Featured Post

Anxious gatekeeping

Analogous to nervous cluelessness is something we might call “anxious gatekeeping.”   This is desire to police the borders of poetry, or of...

Monday, February 22, 2010

Finitude, Part 1: Time

When I ask our master's students how much time they have to write their theses they often say seven months. When I ask researchers how much time they have to write a paper, they tell me their deadline (a conference submission deadline, a special issue deadline, etc.). My first challenge is to get them to think about how many weeks, how many days, and how many hours they have to work on the text in question.

Suppose you do have seven months to finish whatever you're working on. How many weeks is that? If you don't know the answer, you haven't thought seriously about how much time you have. Stupid trick: count the amount of weeks between now and your deadline. In this case, the answer is 30. Okay. How many of those weeks are you actually going to be working on this text? Stupid trick: cross out your vacation (in a seven month period there is usually some vacation time), and cross out any other week-long commitments like conferences or workshops.

Another stupid planning trick is to divide the period into three roughly equal blocks. In this case 10 weeks in the beginning, middle, and end. You will be doing different things in those periods and your attention will be focused in different ways. You will feel differently about the project and you may as well have those difference in mood in mind when planning.

Next question: how many days are there in a week? Stupid trick: cross out, in light pencil, the weekends. There are only five working days in a week. You should be planning to take your weekends off. Whenever you can't do this, it should be in the spirit of offering a half-day at a time to deal with some pressing emergency. Never believe that your job requires you never to take a day off. Plan to rest. The quality of your work will improve.

We can now move on to the hours in a day. The standard piece of advice is to keep yourself to half-days on any given kind of task. Never write for more than four hours, for example; in fact, try to keep it to three. With that in mind, divide your working day into two halves—roughly, 9-noon and 1-4. That's only six hours (with three for writing and three for other research-related tasks). Do you really have more time to actually work in a concentrated way on your seven-month project. Don't you have many other things to do, privately and professionally? You will have to eat and sleep and dress the kids for school. And teach. And write grant applications. And go to meetings and seminars. All this takes time—and energy. So don't plan to spend more than six hours a day on that long-term writing project.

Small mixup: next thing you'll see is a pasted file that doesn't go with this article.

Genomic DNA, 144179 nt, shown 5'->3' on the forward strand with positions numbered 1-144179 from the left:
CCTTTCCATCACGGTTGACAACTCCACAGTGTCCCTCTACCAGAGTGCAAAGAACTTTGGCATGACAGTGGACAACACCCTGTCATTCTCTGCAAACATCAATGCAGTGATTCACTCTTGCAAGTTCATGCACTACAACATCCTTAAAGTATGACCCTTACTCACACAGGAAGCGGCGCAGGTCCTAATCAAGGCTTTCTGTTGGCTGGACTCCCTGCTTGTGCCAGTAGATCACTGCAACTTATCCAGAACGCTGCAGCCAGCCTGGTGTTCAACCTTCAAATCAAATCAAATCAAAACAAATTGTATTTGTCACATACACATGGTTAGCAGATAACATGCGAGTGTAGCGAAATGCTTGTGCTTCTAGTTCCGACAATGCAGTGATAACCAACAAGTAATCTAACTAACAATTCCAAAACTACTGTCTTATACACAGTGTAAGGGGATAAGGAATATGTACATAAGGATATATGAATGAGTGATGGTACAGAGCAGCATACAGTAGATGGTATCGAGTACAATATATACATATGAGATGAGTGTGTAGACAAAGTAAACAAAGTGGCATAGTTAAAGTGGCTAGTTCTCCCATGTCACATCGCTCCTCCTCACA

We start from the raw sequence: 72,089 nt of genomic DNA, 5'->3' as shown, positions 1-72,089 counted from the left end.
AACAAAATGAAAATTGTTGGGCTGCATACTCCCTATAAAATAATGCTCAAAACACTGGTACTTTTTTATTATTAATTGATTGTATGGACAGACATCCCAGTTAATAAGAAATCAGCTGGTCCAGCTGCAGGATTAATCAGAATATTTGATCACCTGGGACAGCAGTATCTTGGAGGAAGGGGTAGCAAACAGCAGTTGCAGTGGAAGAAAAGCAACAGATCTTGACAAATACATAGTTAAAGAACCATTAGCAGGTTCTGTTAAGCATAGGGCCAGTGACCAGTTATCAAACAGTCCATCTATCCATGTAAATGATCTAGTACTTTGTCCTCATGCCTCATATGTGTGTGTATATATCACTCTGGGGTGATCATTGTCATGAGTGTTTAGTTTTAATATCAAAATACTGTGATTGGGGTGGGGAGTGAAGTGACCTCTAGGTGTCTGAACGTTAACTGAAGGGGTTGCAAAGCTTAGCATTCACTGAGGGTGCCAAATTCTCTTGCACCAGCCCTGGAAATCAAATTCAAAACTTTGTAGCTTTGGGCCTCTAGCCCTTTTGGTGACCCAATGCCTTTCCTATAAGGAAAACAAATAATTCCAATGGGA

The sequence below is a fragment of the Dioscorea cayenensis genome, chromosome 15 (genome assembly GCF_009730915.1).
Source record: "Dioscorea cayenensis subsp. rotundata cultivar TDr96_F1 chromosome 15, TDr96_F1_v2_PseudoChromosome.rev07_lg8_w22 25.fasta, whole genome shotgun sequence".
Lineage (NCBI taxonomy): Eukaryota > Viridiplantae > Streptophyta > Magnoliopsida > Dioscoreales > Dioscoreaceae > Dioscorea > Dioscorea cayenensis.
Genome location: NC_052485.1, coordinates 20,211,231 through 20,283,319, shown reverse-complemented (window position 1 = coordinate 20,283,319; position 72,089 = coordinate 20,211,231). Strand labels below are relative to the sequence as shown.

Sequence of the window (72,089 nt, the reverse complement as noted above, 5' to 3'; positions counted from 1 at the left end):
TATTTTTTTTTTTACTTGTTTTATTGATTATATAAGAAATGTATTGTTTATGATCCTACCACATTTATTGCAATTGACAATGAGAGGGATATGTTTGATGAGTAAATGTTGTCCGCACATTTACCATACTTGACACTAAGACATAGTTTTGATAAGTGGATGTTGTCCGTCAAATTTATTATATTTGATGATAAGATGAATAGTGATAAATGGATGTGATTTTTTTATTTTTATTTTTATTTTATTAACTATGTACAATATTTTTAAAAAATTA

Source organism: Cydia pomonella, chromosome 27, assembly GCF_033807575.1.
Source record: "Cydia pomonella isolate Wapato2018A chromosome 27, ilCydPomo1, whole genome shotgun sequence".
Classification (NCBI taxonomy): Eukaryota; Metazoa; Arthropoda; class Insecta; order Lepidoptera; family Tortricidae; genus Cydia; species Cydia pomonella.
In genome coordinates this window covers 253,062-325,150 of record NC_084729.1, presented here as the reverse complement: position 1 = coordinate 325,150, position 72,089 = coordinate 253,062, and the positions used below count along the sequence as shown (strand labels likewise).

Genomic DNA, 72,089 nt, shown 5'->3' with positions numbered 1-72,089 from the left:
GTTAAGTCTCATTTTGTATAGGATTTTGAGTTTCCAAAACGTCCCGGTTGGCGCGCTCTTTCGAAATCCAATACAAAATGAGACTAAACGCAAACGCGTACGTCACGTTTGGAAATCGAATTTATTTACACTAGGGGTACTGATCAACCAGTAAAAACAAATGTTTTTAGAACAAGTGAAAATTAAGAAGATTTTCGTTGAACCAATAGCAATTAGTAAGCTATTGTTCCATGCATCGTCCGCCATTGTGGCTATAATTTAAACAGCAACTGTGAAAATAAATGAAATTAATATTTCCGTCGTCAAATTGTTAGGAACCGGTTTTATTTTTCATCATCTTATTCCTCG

In most cases, once your other obligations have been plotted into your calendar, you'll have only three hours to work on that project on a given day. In any given week, you may have only one hour on some days and six on others. Some weeks you won't work on the project at all (because you're at a conference, or teaching, or something else). The point is that those 30 weeks we started with will each give you between zero and 30 hours to actually devote to the text.

This sort of exercise is intended to give you a sense of the finitude of your project. It should also make your planning problems more concrete. You will approach your deadline one week at a time. But during each week you are devoting only a finite amount of hours, and intellectual energy, to the project. As each week begins, you know when those hours are.

No comments: